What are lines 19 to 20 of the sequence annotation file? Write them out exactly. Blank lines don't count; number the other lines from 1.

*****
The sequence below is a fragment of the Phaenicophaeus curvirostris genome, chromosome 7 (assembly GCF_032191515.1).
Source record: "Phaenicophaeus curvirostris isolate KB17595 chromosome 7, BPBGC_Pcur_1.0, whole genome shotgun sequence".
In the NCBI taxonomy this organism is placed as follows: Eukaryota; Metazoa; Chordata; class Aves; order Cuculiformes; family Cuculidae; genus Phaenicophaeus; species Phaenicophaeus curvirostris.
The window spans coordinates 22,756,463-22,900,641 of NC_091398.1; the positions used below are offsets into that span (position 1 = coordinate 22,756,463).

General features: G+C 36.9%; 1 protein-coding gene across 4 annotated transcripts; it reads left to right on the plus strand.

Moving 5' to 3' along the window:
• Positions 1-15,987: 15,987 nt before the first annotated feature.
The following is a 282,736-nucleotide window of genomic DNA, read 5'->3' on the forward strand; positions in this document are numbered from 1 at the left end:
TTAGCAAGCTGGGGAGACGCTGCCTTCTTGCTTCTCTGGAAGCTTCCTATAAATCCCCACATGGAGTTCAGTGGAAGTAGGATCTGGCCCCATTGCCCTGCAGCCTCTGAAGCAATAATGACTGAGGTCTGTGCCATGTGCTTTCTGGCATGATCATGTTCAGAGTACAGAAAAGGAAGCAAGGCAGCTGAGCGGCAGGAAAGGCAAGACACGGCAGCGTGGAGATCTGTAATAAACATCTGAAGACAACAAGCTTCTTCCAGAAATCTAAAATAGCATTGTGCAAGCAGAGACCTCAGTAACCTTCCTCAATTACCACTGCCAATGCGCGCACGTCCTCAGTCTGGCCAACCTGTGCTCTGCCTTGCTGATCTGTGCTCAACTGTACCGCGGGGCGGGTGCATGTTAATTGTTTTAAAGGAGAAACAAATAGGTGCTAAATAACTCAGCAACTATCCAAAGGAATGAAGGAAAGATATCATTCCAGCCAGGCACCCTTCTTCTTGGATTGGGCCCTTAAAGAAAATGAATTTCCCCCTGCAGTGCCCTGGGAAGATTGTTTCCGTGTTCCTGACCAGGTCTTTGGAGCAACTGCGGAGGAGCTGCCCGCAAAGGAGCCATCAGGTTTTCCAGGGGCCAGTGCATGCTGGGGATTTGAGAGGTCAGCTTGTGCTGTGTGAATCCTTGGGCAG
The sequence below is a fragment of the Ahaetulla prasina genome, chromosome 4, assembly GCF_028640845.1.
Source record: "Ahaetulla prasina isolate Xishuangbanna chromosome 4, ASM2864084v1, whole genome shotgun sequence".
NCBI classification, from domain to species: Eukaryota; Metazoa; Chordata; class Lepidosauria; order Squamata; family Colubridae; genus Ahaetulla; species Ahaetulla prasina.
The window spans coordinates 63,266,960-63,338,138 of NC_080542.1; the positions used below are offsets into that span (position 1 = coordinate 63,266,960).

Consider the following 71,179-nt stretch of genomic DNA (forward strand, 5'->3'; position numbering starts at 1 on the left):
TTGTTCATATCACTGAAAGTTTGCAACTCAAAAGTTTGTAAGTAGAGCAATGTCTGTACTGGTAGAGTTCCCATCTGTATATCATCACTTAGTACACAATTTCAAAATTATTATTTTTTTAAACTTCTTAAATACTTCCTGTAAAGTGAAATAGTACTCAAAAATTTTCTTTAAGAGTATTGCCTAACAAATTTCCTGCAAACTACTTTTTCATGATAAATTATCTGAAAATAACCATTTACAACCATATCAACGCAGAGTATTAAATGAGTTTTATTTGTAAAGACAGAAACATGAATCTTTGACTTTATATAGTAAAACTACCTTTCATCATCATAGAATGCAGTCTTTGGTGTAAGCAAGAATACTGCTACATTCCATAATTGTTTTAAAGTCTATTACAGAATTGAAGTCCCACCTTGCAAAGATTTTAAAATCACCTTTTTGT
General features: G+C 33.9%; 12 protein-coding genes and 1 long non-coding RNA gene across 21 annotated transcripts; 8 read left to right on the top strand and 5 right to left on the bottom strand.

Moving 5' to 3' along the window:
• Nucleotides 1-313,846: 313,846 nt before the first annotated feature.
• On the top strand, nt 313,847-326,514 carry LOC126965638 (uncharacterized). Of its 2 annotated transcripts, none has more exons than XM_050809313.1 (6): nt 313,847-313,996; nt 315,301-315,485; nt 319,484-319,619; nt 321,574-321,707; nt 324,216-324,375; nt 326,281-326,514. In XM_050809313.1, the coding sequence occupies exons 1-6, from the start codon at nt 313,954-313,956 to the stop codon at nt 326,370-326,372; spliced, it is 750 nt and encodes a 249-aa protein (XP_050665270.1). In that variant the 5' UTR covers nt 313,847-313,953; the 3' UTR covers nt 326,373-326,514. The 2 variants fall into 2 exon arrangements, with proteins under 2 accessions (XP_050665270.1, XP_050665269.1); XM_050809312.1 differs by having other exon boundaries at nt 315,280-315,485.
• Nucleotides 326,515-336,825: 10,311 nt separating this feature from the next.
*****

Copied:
• On the top strand, nt 313,847-326,514 carry LOC126965638 (uncharacterized). Of its 2 annotated transcripts, none has more exons than XM_050809313.1 (6): nt 313,847-313,996; nt 315,301-315,485; nt 319,484-319,619; nt 321,574-321,707; nt 324,216-324,375; nt 326,281-326,514. In XM_050809313.1, the coding sequence occupies exons 1-6, from the start codon at nt 313,954-313,956 to the stop codon at nt 326,370-326,372; spliced, it is 750 nt and encodes a 249-aa protein (XP_050665270.1). In that variant the 5' UTR covers nt 313,847-313,953; the 3' UTR covers nt 326,373-326,514. The 2 variants fall into 2 exon arrangements, with proteins under 2 accessions (XP_050665270.1, XP_050665269.1); XM_050809312.1 differs by having other exon boundaries at nt 315,280-315,485.
• Nucleotides 326,515-336,825: 10,311 nt separating this feature from the next.